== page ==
British retail sales plummeted in December, marking the biggest decline in nearly three years and raising the risk that the UK economy slipped into a technical recession at the end of last year (Financial Times £). An unexpected downturn in retail sales in December has increased the likelihood that Britain may have slipped into a recession at the end of last year (The Times £). Retail sales suffered their biggest drop for nearly two years in the run-up to Christmas, leaving Britain on the brink of recession in a new blow for Rishi Sunak (Telegraph £). UK retail sales shrank by their largest amount in nearly three years last month, reigniting fears Britain could fall into recession this year (Daily Mail).

Retailers in Great Britain suffered a dire Christmas as cash-strapped consumers cut back on shopping in December, fuelling the biggest fall in monthly sales since shops were forced to close during the coronavirus pandemic in 2021 (The Guardian). There has been a shock fall in retail sales in the key December shopping period, sharpening the decline seen in recent months, official figures show (Sky News).

The boss of Sainsbury’s has spoken out for the first time about the epidemic of retail crime sweeping Britain. Simon Roberts, chief executive of the UK’s second-biggest supermarket chain, has supports the demand for a change in the law to make abuse or violence towards retail staff a specific offence. (Daily Mail)

Roberts seems a little obsessed with Aldi. He has been an evangelist on this point since he took the top job in 2020. He has put his foot on the gas this month with a big ‘price-match’ promotion. More than 550 items are being benchmarked against German discount retailer Aldi, including more than 60 of its baby products. (Daily Mail)

Sainsbury’s is spending £220m keeping prices low for customers in its current financial year. On 7 February, chief executive Simon Roberts will reveal to the City the next phase of his ‘Food First’ blueprint. (Daily Mail)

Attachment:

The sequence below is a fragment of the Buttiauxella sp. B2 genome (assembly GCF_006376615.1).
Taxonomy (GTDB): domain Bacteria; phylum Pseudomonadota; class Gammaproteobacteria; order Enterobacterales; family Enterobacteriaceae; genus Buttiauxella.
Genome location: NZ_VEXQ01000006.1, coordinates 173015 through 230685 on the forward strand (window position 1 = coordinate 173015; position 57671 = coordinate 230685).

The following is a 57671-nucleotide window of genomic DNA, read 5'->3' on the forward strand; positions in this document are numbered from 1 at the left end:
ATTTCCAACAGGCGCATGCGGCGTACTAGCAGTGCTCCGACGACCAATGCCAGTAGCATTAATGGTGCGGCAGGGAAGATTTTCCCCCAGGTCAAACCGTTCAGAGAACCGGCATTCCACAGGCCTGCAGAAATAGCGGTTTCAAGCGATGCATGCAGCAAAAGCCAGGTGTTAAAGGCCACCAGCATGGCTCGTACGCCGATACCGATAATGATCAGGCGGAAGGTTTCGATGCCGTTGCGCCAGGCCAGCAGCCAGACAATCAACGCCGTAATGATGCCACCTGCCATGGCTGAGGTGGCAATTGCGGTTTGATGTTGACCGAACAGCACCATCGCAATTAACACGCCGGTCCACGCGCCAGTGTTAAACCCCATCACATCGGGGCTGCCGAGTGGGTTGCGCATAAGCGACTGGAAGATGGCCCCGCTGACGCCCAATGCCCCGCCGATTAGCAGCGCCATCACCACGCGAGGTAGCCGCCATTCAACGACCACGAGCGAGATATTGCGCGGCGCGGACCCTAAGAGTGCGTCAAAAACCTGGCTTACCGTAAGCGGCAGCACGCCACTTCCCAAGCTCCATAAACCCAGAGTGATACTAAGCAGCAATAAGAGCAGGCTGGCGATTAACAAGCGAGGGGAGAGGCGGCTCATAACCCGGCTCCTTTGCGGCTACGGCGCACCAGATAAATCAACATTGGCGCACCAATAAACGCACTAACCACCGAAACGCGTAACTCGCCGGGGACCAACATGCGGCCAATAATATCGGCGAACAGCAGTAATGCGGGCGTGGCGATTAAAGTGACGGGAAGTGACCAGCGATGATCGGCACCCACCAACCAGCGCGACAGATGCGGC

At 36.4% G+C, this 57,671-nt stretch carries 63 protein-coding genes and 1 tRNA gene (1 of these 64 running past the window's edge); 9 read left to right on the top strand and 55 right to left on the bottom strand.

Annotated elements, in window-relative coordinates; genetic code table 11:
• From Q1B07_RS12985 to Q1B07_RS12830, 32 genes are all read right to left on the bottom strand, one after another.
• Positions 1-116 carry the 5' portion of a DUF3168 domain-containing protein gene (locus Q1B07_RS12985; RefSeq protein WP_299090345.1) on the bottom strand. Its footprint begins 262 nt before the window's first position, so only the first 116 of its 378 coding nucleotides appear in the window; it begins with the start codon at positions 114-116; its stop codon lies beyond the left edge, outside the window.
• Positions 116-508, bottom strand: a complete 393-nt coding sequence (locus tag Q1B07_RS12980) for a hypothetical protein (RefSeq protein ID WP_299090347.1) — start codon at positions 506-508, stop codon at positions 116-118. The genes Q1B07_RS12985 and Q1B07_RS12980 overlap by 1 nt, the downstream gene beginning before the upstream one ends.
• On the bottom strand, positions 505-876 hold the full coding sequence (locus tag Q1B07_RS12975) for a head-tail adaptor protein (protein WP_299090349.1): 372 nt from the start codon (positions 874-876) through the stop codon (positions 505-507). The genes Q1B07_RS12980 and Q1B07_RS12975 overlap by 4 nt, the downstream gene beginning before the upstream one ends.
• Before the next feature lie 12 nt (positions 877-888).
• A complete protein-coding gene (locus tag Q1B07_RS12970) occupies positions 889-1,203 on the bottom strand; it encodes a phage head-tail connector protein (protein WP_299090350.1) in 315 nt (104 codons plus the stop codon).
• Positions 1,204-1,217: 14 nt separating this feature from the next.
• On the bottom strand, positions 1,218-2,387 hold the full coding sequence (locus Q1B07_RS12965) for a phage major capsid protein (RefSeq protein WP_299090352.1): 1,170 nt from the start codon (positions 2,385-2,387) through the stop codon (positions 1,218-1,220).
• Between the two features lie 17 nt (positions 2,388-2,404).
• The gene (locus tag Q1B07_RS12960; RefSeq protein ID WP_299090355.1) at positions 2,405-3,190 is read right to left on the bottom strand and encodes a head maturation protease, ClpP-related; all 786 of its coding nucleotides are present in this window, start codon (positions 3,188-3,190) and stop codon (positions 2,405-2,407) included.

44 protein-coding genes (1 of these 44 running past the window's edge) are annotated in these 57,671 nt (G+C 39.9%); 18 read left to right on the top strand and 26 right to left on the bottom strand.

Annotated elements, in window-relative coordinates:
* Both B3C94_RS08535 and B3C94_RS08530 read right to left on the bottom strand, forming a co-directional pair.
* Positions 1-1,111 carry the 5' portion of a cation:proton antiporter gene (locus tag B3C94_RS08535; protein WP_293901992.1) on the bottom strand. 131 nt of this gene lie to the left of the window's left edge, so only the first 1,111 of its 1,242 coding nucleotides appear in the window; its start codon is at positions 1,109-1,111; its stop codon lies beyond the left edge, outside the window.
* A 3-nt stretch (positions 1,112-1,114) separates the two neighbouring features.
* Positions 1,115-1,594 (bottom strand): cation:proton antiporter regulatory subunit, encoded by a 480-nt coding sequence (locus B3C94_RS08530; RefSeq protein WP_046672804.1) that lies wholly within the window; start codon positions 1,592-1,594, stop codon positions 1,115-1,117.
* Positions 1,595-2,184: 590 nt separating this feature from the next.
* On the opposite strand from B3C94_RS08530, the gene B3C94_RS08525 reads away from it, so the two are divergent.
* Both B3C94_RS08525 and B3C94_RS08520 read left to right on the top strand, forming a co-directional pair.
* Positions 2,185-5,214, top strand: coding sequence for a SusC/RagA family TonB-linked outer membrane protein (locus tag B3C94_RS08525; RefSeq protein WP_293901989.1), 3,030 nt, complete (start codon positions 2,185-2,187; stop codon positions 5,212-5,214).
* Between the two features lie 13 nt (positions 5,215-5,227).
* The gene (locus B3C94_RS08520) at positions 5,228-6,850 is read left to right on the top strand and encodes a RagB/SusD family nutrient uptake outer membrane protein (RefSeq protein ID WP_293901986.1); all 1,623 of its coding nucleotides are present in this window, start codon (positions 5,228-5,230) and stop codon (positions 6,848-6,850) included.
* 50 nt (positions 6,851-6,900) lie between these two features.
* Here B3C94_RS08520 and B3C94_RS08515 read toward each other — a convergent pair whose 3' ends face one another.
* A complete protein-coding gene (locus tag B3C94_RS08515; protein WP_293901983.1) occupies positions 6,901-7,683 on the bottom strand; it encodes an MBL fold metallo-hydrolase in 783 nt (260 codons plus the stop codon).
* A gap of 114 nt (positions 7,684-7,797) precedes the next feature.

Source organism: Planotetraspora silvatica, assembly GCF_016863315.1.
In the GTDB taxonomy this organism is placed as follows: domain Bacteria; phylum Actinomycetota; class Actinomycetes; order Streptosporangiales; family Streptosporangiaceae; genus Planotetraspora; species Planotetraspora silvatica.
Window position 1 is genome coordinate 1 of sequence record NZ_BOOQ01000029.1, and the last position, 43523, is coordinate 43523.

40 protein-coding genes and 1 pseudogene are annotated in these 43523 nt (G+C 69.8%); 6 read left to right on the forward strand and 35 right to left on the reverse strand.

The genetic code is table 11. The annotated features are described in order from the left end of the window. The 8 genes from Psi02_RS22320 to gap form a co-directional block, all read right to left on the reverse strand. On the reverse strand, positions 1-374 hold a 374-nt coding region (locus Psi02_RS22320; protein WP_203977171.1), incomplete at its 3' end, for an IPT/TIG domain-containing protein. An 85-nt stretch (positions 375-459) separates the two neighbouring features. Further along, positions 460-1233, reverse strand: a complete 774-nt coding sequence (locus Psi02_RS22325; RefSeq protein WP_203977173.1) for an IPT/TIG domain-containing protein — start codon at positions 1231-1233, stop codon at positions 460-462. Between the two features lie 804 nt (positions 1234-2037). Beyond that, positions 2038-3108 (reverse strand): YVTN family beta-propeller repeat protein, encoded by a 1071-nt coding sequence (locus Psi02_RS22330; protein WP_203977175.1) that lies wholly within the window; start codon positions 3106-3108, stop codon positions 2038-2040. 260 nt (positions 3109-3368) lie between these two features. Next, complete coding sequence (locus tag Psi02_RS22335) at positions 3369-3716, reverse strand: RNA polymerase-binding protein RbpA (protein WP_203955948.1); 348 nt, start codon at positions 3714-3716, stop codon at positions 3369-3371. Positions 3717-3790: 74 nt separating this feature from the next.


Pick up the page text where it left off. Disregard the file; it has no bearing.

John Lewis has warned staff they face smaller pay rises under proposals to “reset” salary policies and give the business great financial breathing room during its turnaround (Telegraph £). John Lewis is considering smaller pay rises for staff amid a turnaround plan (Daily Mail).

Sausages with less pork, chicken enchiladas with reduced meat content and shrunken pats of Lurpak butter are among the downsized and downgraded groceries being offered to consumers as retailers and manufacturers cut costs, a consumer group has claimed (The Guardian). Supermarkets and manufacturers must be more open about so-called “shrinkflation” and “skimpflation”, consumer group Which? Says (BBC). Mouthwash, teabags and sausages have all fallen victim to “shrinkflation” as manufacturers and retailers cut costs, a watchdog has found (Sky News).

Tesco customers were left without their grocery deliveries on Sunday morning after a technical fault prevented many orders going out. Dozens took to social media to express their frustration, branding the experience and lack of communication a “shambles”. (BBC)

An increased appetite for takeaways in the UK and the Republic of Ireland has prompted Deliveroo to upgrade its annual profit forecast. (The Times £)

Europe’s food delivery apps are beginning to serve up a profit. For the first time, all three of the European delivery companies are expected to report positive adjusted ebitda in 2023. This metric strips out the impact of share-based compensation, which can be considerable, but it provides a useful indication of how the underlying business is performing. (Financial Times £)

The UK’s fruit and flower growers face an “existential threat” from new post-Brexit border checks that could damage business and affect next year’s crops, the country’s biggest farming body has said. (The Guardian)

Parliamentarians are being urged to back a proposal that could help further reduce the cost of baby formula. Iceland supermarket boss Richard Walker is calling for retailers to be given more freedom to help make first infant formula milk more affordable for families. (Sky News)

The Issa brothers are still attempting to disentangle Asda’s IT systems from former owner Walmart, three years after buying the supermarket giant for £6.8bn. (Telegraph £)

Wincanton has agreed to a £566.9m takeover from a powerhouse French shipping operator. (The Times £)

It’s crunch time for Walkers after a ruling that the company must pay VAT on its mini poppadoms because they are really more like crisps. (The Guardian)

Cognac houses put their faith in reputation as they navigate headwinds. A sharp drop in exports to the US, cognac’s biggest market, has dented sales for producers, while an anti-dumping investigation launched by China this month amid a wider trade dispute with the EU has created further risks for the industry. (Financial Times £)

Attacks on shipping in the Red Sea threaten to create a ‘‘chaotic” period for Europe’s manufacturers and retailers as supply chains are disrupted, logistics experts have warned. (Financial Times £)